From crawfish-filled buns to biang biang noodles: the hottest ticket in town this weekend was a showcase of Asian eats.
There’s a saying in Chinese that literally translates to “people mountains, people sea”: 人山人海. It figuratively means a vast, vast crowd. And that’s exactly what gathered in the Milpitas Great Mall parking lot Saturday night. The location hosted the lucky ones who scored tickets to Dealmoon’s sold out Asian Street Food Night Market where more than 50 vendors from all over the Bay Area served up hundreds of dishes showcasing different Asian cuisines.
You could smell the event before you could see it — the aroma of spice, sizzling meat, savory sauce. As you got closer, you could first see the smoke curling over white peaked tents housing flaming grills, and then the line curling around the parking lot and doubling back on itself.
People waited to shop, play games and, of course, eat. On the menu? Fresh bean jelly, roasted chestnuts, marinated duck heads, milk teas and much more.
In Asia, the night market (夜市 in Chinese) is a neighborhood fixture where friends gather, families hang out and couples date. Dealmoon, a Chinese-language deal service, brought it to life as a one-night affair so the Bay Area could get a taste.
So here is our list of the local favorites from the 6–5–0 area code that caught our attention and quelled our appetites at the market. Take a look:
Crayfish production in China has jumped by hundreds of thousands of tons in the last decade. Appetite for the 小龍蝦, “little lobster,” has kept pace, domestically and abroad.
Taiwanese hot pot joint Tasty Pot offered a particularly succulent version. The magic is in its boiling soup, with a satisfactory 麻辣(numbingly spicy) seasoning that tingles rather than burns. The sides provided a welcome balance to the spice — a sweet strawberry lemonade and buttered ear of corn.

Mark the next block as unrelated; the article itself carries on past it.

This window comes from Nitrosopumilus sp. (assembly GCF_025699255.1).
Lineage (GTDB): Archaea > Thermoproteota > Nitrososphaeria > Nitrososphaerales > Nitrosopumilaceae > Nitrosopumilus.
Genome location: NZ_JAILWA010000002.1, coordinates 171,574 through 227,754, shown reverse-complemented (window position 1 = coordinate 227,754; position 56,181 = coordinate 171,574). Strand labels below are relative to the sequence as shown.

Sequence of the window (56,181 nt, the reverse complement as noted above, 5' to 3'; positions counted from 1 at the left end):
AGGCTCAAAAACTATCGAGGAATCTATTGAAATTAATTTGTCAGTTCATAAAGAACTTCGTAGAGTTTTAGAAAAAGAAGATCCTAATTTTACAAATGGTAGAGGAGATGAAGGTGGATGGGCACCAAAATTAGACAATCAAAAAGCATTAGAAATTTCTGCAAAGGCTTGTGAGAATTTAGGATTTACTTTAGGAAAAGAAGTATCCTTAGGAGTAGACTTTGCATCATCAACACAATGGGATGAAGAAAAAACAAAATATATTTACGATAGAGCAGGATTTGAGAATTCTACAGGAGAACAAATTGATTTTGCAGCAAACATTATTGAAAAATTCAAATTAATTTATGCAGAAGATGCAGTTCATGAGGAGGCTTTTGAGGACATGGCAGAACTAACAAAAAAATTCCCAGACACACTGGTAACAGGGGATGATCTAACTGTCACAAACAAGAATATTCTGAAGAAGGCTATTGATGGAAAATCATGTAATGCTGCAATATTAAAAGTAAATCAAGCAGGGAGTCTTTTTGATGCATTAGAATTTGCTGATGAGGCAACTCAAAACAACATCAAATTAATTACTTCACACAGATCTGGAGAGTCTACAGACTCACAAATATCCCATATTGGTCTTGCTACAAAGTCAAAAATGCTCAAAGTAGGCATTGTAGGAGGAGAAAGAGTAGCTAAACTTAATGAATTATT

At Saturday’s event, there was no showing of the night market classic 臭豆腐 (stinky tofu), but if you visit one of Tasty Pot’s physical locations throughout the Bay Area, you can treat yourself to the fermented favorite in hot pot form.
Dim Sum USA
Dim Sum USA is a place where we might typically turn to for dumplings, however we couldn’t resist a couple of the other items on the menu.
On arrival, the late afternoon felt like summer in the Great Mall parking lot. With that in mind, we sprung for 涼麵 (cold noodles). The no-frills recipe got the job done with perfectly springy noodles, finely sliced cucumbers and a sauce of sesame paste and soy.
After an initial cool-down, we were ready for Dim Sum USA’s steaming lamb 肉夹馍 (an open bun stuffed with meat), topped with crisp cilantro.
Dim Sum USA; 1459 Beach Park Blvd, Foster City; (650) 356–0688
For us, no night market trip is complete without a steamed bun, neatly twisted at the top with vegetables or meat stuffed inside for a perfectly self-contained snack. Those served at Bun Bao were a two-handed affair that surprised — and delighted us — with an unexpected crayfish filling (see crayfish trend above).
Bun Bao serves throughout the Peninsula.
Check them out (and order) online at www.bunbao.com.
The San Mateo favorite is well-known for its fresh 拉麵 (ramen) and 扯麵 (pulled noodles), which are always handmade — hand-kneaded, hand-cut, hand-pulled—and served with delicious toppings: pickled vegetables and shredded pork, lamb dusted in cumin, and mashed garlic & ginger, among others.
On this occasion, they whipped their noodles into perfect shape for a dish that’s sometimes called 油泼扯面 (hot oil noodles), or “biang biang” noodles. The wide fresh ribbons were (unsurprisingly) a popular favorite at the market.
Noodleosophy; 41 E 4th Ave, San Mateo; (650) 376–3927
Eden Silk Road
As the evening cooled, it was time to delve into something hearty. 大盘鸡 (“big platter chicken”) did the trick with peppers that kicked, potatoes that nearly melted and juicy pieces of chicken. Cumin, star anise and peppercorns warmed from the inside out as Eden Silk Road showcased halal dishes from the ethnic minorities along the Silk Road.
Eden Silk Road; 231 S Ellsworth Ave, San Mateo
Douce la Vie Patisserie
Naturally, we finished the night with something sweet. Fruit is an ever popular dessert, but Douce la Vie Patisserie’s version dials up the decadence. On display were what appeared to be palm-sized oranges, lemons and pears that proved to be handmade confections on closer inspection.
“What you see is what you taste,” co-owner Ran Chen explained. The “fruits” were in fact thin chocolate shells that enveloped cream and their respective fruits inside.
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